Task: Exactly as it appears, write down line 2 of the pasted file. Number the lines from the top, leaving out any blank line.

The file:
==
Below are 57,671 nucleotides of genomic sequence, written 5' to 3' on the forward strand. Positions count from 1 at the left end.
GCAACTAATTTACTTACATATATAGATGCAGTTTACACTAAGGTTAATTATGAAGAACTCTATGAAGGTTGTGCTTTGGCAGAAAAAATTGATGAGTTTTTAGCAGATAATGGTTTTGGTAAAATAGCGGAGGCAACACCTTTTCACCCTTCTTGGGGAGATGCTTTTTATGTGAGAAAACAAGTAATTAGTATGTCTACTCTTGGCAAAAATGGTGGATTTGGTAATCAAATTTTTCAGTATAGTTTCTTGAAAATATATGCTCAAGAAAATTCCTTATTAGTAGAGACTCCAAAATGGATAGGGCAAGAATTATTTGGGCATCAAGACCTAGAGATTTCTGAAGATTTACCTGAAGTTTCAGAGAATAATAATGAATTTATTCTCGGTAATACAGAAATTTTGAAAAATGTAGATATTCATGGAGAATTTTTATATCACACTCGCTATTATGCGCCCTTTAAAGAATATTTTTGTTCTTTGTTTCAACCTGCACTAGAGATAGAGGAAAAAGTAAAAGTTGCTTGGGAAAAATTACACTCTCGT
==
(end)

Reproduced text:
GCAACTAATTTACTTACATATATAGATGCAGTTTACACTAAGGTTAATTATGAAGAACTCTATGAAGGTTGTGCTTTGGCAGAAAAAATTGATGAGTTTTTAGCAGATAATGGTTTTGGTAAAATAGCGGAGGCAACACCTTTTCACCCTTCTTGGGGAGATGCTTTTTATGTGAGAAAACAAGTAATTAGTATGTCTACTCTTGGCAAAAATGGTGGATTTGGTAATCAAATTTTTCAGTATAGTTTCTTGAAAATATATGCTCAAGAAAATTCCTTATTAGTAGAGACTCCAAAATGGATAGGGCAAGAATTATTTGGGCATCAAGACCTAGAGATTTCTGAAGATTTACCTGAAGTTTCAGAGAATAATAATGAATTTATTCTCGGTAATACAGAAATTTTGAAAAATGTAGATATTCATGGAGAATTTTTATATCACACTCGCTATTATGCGCCCTTTAAAGAATATTTTTGTTCTTTGTTTCAACCTGCACTAGAGATAGAGGAAAAAGTAAAAGTTGCTTGGGAAAAATTACACTCTCGT